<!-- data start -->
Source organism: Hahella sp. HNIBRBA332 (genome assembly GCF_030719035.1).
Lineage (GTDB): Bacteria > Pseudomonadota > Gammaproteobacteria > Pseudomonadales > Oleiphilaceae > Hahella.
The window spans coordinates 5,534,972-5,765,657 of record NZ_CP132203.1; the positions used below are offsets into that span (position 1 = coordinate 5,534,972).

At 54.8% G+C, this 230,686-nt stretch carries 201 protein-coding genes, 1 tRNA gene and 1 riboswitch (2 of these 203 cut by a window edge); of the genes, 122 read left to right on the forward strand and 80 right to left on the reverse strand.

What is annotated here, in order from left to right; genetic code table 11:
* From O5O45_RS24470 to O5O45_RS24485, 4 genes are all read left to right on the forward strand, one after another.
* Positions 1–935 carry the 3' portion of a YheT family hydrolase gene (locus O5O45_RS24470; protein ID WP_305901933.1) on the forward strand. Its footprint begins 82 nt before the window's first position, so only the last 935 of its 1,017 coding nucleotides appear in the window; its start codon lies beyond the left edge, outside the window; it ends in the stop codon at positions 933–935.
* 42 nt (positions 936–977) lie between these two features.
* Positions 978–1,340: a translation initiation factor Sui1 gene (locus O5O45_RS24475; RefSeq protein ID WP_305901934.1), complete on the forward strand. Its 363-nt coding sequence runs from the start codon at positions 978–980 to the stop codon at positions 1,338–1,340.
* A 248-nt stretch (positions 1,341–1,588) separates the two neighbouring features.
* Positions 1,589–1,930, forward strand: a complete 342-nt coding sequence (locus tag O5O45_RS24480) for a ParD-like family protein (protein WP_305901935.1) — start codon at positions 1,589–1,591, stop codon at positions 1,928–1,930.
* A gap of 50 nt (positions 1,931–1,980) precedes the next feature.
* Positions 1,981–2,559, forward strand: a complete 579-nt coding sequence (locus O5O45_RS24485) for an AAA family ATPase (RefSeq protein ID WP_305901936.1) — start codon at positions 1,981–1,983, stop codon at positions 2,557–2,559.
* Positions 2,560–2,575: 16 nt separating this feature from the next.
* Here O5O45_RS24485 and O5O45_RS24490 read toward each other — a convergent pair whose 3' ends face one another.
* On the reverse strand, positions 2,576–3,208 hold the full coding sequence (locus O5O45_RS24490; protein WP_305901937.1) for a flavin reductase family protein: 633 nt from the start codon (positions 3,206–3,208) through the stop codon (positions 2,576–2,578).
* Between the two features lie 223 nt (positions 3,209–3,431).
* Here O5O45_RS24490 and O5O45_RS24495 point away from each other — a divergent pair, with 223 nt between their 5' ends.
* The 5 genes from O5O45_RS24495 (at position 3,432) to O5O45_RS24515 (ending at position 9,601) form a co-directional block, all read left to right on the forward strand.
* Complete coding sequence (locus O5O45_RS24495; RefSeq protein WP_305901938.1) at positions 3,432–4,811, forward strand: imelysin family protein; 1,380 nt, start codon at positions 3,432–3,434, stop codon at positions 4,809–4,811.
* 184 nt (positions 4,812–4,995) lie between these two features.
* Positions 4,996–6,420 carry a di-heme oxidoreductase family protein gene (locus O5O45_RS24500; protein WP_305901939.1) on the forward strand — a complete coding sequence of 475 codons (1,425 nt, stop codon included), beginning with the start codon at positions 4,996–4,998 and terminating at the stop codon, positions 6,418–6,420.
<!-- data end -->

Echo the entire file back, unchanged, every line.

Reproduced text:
Source organism: Hahella sp. HNIBRBA332 (genome assembly GCF_030719035.1).
Lineage (GTDB): Bacteria > Pseudomonadota > Gammaproteobacteria > Pseudomonadales > Oleiphilaceae > Hahella.
The window spans coordinates 5,534,972-5,765,657 of record NZ_CP132203.1; the positions used below are offsets into that span (position 1 = coordinate 5,534,972).

At 54.8% G+C, this 230,686-nt stretch carries 201 protein-coding genes, 1 tRNA gene and 1 riboswitch (2 of these 203 cut by a window edge); of the genes, 122 read left to right on the forward strand and 80 right to left on the reverse strand.

What is annotated here, in order from left to right; genetic code table 11:
* From O5O45_RS24470 to O5O45_RS24485, 4 genes are all read left to right on the forward strand, one after another.
* Positions 1–935 carry the 3' portion of a YheT family hydrolase gene (locus O5O45_RS24470; protein ID WP_305901933.1) on the forward strand. Its footprint begins 82 nt before the window's first position, so only the last 935 of its 1,017 coding nucleotides appear in the window; its start codon lies beyond the left edge, outside the window; it ends in the stop codon at positions 933–935.
* 42 nt (positions 936–977) lie between these two features.
* Positions 978–1,340: a translation initiation factor Sui1 gene (locus O5O45_RS24475; RefSeq protein ID WP_305901934.1), complete on the forward strand. Its 363-nt coding sequence runs from the start codon at positions 978–980 to the stop codon at positions 1,338–1,340.
* A 248-nt stretch (positions 1,341–1,588) separates the two neighbouring features.
* Positions 1,589–1,930, forward strand: a complete 342-nt coding sequence (locus tag O5O45_RS24480) for a ParD-like family protein (protein WP_305901935.1) — start codon at positions 1,589–1,591, stop codon at positions 1,928–1,930.
* A gap of 50 nt (positions 1,931–1,980) precedes the next feature.
* Positions 1,981–2,559, forward strand: a complete 579-nt coding sequence (locus O5O45_RS24485) for an AAA family ATPase (RefSeq protein ID WP_305901936.1) — start codon at positions 1,981–1,983, stop codon at positions 2,557–2,559.
* Positions 2,560–2,575: 16 nt separating this feature from the next.
* Here O5O45_RS24485 and O5O45_RS24490 read toward each other — a convergent pair whose 3' ends face one another.
* On the reverse strand, positions 2,576–3,208 hold the full coding sequence (locus O5O45_RS24490; protein WP_305901937.1) for a flavin reductase family protein: 633 nt from the start codon (positions 3,206–3,208) through the stop codon (positions 2,576–2,578).
* Between the two features lie 223 nt (positions 3,209–3,431).
* Here O5O45_RS24490 and O5O45_RS24495 point away from each other — a divergent pair, with 223 nt between their 5' ends.
* The 5 genes from O5O45_RS24495 (at position 3,432) to O5O45_RS24515 (ending at position 9,601) form a co-directional block, all read left to right on the forward strand.
* Complete coding sequence (locus O5O45_RS24495; RefSeq protein WP_305901938.1) at positions 3,432–4,811, forward strand: imelysin family protein; 1,380 nt, start codon at positions 3,432–3,434, stop codon at positions 4,809–4,811.
* 184 nt (positions 4,812–4,995) lie between these two features.
* Positions 4,996–6,420 carry a di-heme oxidoreductase family protein gene (locus O5O45_RS24500; protein WP_305901939.1) on the forward strand — a complete coding sequence of 475 codons (1,425 nt, stop codon included), beginning with the start codon at positions 4,996–4,998 and terminating at the stop codon, positions 6,418–6,420.